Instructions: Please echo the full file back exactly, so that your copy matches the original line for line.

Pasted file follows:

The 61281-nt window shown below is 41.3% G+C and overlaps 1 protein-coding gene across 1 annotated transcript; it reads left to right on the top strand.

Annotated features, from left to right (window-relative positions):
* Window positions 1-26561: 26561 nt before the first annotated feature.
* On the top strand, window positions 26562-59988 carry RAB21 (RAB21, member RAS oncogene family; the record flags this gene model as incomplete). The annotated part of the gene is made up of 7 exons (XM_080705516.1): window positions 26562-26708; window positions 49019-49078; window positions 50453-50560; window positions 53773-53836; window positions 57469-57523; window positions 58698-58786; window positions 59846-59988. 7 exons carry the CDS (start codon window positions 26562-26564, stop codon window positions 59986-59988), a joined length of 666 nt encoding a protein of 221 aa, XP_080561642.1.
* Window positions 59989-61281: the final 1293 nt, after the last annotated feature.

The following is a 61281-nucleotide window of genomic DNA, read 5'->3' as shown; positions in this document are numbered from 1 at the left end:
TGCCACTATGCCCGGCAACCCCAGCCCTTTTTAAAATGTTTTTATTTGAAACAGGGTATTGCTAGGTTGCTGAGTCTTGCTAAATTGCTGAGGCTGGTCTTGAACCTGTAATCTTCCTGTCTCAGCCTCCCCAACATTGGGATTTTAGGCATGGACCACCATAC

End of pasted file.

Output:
The 61281-nt window shown below is 41.3% G+C and overlaps 1 protein-coding gene across 1 annotated transcript; it reads left to right on the top strand.

Annotated features, from left to right (window-relative positions):
* Window positions 1-26561: 26561 nt before the first annotated feature.
* On the top strand, window positions 26562-59988 carry RAB21 (RAB21, member RAS oncogene family; the record flags this gene model as incomplete). The annotated part of the gene is made up of 7 exons (XM_080705516.1): window positions 26562-26708; window positions 49019-49078; window positions 50453-50560; window positions 53773-53836; window positions 57469-57523; window positions 58698-58786; window positions 59846-59988. 7 exons carry the CDS (start codon window positions 26562-26564, stop codon window positions 59986-59988), a joined length of 666 nt encoding a protein of 221 aa, XP_080561642.1.
* Window positions 59989-61281: the final 1293 nt, after the last annotated feature.

The following is a 61281-nucleotide window of genomic DNA, read 5'->3' as shown; positions in this document are numbered from 1 at the left end:
TGCCACTATGCCCGGCAACCCCAGCCCTTTTTAAAATGTTTTTATTTGAAACAGGGTATTGCTAGGTTGCTGAGTCTTGCTAAATTGCTGAGGCTGGTCTTGAACCTGTAATCTTCCTGTCTCAGCCTCCCCAACATTGGGATTTTAGGCATGGACCACCATAC